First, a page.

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VPNs: What are Virtual Private Networks, and Why Do You Need One?

VPNs: What are Virtual Private Networks, and Why Do You Need One?

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Using a VPN or Virtual Private Network is one of the best steps you can take for your online safety, say experts.

There’s no denying it: the internet has made our lives so much easier. But this convenience comes with a price—the price of our privacy and security.

In the ever-growing online world, privacy and digital security have become virtually non-existent (here’s why). So, it’s important that you take the necessary steps to secure yourself. And a VPN can help you with that.  

In this post, we’ll have an in-depth look at the risks of being online in this modern era, the role of VPNs in mitigating those risks, and how you can easily set up your own virtual private network. So, let’s begin.

How Does the Internet Work?

Before moving forward and understanding VPNs in-depth, let’s take a moment to understand how the internet works.

You turn on your computer, open a web browser, type the URL of your favorite social media site, and hit enter. As soon as you do this, it takes you to a separate webpage where you can post, communicate, interact, and do tons of other stuff.

But do you know what goes on in the background when you hit that enter button?

Even though your phone and computer don’t need any wires or cables to go online, the internet itself is a global network of physical cables. This includes TV cables, copper telephone wires, and fiber optic cables. Even wireless connections like 3G, 4G, and WiFi rely on these physical cables at a certain point to deliver access to the internet.

This map shows how undersea cables move internet traffic around the world | World Economic Forum

When you type in a URL like “www.facebook.com”, your computer sends your request to your WiFi router, which then decodes your request. After that, it sends the request to your network provider’s server through cables, from where the request starts its journey to Facebook’s dedicated server through the fiber optic cables laid in the oceans.

Once your request reaches the Facebook server, the server sends a response. And the response has to travel the same way back to reach your computer.

All this traveling happens at the speed of light, which is why you can access your favorite websites within a split second.

But you aren’t the only one making this request. At any given time, millions of computers establish a connection with these servers. This means the servers have to know exactly what response to send and who to send it to. So, how do they single you out in this sea of requests?

That’s where IP addresses come in.

Your IP Address = Your Home Address

IP or Internet Protocol addresses work similarly to how physical addresses work. You could say that an IP is a street address for the internet. It’s a combination of different sets of numbers that points to your device’s exact location.

Everything that has internet on it, like computers, servers, and phones, has an IP address. When you request something on the internet, just like by entering a URL in the example above, your computer sends a request to the website’s IP address. The website’s server then sends a response back to your PC using your IP address.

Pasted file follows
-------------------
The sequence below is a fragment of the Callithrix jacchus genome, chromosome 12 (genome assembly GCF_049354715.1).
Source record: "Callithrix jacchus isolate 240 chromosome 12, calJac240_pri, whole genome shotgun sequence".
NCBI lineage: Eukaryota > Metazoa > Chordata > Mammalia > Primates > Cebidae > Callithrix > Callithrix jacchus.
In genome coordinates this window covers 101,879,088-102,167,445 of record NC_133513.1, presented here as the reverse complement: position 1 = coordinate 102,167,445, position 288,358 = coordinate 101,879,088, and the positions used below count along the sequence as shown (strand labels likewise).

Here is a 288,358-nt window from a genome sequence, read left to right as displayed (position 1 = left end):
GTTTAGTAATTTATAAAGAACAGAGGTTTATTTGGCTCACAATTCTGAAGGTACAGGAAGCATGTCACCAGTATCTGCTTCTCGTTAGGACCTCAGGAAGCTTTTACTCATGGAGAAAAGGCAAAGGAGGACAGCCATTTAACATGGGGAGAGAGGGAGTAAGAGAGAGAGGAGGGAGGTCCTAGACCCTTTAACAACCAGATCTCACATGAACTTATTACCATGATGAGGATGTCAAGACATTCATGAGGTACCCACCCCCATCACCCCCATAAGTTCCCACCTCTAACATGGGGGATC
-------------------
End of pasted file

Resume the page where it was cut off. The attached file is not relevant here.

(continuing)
If you’re unprotected on the internet, it can cause a problem, because you have an address (IP) and a path to reach you (the internet). And an unprotected connection means anyone with enough technical knowledge can get to your address through this path. And what’s to say that they won’t come with malicious intent?

Risks of Using the Internet Unprotected

When your network is unprotected, you become vulnerable to malicious attacks. Have a look.

Public Network Monitoring

You can look at your WiFi as the gateway between your device and the servers to which you’re trying to connect. Everything you send and receive from the internet after connecting to the WiFi is open for the individual in control of the WiFi to see.

When you’re using your home WiFi, you can say that you’re protected because you’d be the one who is in control. But we can’t say the same for public WiFi hotspots.

Most people jump at the chance to use free WiFi. But the same thing that makes free WiFi hotspots desirable for you makes it desirable for hackers.

Here are some of the things that hackers do to steal your information.

Man-in-The-Middle Attacks

Man-in-The-Middle or MiTM attacks are a form of hacking in which hackers set up their own free WiFi, luring innocent individuals to connect to their network. Once these individuals establish a connection, the hackers get unfiltered access to everything on your devices, such as emails, security credentials, and financial information.

Once they’re in, the attacker can manipulate your data in any way they want.

Cookie Theft

Cookie theft is another form of a hacking attack that uses a similar technique as MiTM. But, instead of looking for data in your devices’ storage, they steal your cookies.

Cookies, in technical terms, refers to the trackers that websites plant on your device. They’re called cookies because, well, you wouldn’t click “agree” to a website asking, “Can we plant trackers on your computer?”, would you?

Websites use these cookies to make your online experience easier by saving your browsing information

Cookie theft, also known as a ‘pass-the-cookie attack,’ gives hackers access to your browser’s stored session cookies. This lets them pose as you on the same website and do anything they want at your expense.

Data Breaches

Your ISP (Internet Service Provider) logs everything you do on the internet—even when you’re browsing in incognito mode. And the websites you visit also have a ton of information about you. If there’s a breach, all of your stored information on these websites and ISP servers can get out. And you’d have zero control over that.

In 2021 alone, there were 1862 data breaches, which translates to billions of data points collected from internet users, exposed.

And these breaches may not seem like a lot, but if this data ends up in the wrong hands, it can result in problems ranging from identity theft to physical harm to the victims.

hacker
Hackers have various techniques for stealing information, including MiTM attacks, cookie theft, and data breaches.

Working Remotely on a Weak Network

So far, we have discussed the security risks on an individual level. But, when you’re working with an unprotected network, its effects can spread much further than you.